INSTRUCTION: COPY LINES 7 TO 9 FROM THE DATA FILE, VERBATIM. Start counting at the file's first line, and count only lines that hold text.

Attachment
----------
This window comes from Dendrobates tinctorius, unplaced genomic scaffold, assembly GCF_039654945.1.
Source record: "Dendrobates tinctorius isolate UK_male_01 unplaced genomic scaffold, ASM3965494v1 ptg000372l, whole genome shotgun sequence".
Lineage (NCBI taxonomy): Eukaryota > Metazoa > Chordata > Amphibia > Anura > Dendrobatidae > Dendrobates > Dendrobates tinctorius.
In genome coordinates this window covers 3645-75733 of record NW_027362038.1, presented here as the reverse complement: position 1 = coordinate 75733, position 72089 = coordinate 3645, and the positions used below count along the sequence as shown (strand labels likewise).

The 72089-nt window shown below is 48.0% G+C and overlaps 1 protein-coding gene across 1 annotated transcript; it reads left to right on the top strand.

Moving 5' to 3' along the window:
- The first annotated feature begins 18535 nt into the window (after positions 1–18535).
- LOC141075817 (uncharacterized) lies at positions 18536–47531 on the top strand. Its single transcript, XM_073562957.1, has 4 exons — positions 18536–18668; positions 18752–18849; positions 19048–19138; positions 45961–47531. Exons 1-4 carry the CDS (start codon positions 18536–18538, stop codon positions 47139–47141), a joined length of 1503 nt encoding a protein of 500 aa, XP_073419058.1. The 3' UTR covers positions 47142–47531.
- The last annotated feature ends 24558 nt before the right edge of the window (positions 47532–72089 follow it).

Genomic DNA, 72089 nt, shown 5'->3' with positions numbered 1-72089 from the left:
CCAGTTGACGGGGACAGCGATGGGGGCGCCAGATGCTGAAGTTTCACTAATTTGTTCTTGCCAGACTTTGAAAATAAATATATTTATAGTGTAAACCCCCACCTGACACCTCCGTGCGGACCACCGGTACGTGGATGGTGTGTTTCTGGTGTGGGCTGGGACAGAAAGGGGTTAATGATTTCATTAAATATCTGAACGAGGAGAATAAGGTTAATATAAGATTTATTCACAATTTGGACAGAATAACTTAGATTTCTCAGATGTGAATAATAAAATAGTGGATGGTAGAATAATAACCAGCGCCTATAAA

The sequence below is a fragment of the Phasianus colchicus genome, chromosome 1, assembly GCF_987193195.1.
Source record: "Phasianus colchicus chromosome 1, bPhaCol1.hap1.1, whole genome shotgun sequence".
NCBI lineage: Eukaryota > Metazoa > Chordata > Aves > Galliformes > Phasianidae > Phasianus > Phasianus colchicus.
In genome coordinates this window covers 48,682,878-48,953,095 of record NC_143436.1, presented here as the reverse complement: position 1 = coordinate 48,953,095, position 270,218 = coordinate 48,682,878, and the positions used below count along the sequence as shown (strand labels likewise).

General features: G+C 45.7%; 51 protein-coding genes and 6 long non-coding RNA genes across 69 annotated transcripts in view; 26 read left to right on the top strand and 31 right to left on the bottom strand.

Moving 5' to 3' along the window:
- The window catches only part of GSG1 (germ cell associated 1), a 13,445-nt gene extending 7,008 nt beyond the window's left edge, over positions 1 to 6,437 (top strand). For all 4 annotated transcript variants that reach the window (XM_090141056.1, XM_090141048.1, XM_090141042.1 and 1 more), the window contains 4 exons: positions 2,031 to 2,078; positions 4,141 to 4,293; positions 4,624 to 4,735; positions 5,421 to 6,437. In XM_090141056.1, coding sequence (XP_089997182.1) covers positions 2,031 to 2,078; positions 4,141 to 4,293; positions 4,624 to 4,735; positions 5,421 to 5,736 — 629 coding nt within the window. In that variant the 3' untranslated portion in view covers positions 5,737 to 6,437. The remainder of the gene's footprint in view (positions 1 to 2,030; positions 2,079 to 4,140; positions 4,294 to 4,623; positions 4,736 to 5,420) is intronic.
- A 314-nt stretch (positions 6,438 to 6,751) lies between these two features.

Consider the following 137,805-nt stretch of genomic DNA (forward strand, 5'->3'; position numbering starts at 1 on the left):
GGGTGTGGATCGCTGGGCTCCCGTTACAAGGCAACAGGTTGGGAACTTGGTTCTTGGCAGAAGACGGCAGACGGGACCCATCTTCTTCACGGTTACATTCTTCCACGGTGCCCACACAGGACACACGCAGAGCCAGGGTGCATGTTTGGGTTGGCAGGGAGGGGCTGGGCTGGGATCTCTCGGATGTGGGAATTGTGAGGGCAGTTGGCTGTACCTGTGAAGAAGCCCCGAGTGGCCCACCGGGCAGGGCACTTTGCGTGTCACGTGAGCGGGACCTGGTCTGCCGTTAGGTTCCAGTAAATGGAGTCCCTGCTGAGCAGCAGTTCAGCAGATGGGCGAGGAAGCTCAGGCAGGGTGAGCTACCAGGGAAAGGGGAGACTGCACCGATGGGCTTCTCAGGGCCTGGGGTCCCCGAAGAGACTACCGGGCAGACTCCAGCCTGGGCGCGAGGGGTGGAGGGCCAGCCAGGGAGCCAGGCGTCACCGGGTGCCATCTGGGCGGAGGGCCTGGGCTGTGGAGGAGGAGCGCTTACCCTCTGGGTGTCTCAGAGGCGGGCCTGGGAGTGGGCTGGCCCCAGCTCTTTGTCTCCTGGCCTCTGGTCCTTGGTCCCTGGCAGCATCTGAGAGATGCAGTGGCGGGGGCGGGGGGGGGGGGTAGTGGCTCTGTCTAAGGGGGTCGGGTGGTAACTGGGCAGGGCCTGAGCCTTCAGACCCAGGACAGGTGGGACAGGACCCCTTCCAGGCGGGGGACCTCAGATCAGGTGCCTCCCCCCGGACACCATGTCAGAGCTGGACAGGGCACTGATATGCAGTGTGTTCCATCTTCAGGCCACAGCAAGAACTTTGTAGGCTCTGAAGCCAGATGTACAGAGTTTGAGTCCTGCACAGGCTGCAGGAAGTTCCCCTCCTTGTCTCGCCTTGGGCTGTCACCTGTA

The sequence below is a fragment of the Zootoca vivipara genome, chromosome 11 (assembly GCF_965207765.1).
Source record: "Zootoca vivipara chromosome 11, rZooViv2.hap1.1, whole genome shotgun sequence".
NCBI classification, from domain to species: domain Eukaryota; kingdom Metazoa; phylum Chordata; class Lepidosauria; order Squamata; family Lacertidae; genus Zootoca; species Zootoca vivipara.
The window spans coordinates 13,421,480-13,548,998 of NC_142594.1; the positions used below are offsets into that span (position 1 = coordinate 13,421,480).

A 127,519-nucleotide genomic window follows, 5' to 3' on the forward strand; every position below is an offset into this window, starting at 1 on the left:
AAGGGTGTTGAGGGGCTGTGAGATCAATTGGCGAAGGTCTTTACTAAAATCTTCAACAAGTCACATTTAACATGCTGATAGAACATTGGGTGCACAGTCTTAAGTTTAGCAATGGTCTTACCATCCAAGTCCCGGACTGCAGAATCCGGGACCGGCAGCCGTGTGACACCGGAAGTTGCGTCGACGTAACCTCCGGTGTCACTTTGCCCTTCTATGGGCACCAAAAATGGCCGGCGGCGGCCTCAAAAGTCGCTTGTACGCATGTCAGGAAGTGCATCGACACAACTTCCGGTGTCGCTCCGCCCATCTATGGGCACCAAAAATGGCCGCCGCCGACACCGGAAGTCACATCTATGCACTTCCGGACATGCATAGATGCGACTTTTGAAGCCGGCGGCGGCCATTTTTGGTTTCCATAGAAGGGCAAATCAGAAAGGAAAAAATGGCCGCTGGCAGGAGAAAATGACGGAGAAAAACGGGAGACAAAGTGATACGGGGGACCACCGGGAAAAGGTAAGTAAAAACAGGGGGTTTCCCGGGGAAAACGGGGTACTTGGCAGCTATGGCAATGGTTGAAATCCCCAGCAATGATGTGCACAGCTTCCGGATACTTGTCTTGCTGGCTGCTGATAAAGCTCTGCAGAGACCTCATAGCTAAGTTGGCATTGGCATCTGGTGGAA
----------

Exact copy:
- The first annotated feature begins 18535 nt into the window (after positions 1–18535).
- LOC141075817 (uncharacterized) lies at positions 18536–47531 on the top strand. Its single transcript, XM_073562957.1, has 4 exons — positions 18536–18668; positions 18752–18849; positions 19048–19138; positions 45961–47531. Exons 1-4 carry the CDS (start codon positions 18536–18538, stop codon positions 47139–47141), a joined length of 1503 nt encoding a protein of 500 aa, XP_073419058.1. The 3' UTR covers positions 47142–47531.
- The last annotated feature ends 24558 nt before the right edge of the window (positions 47532–72089 follow it).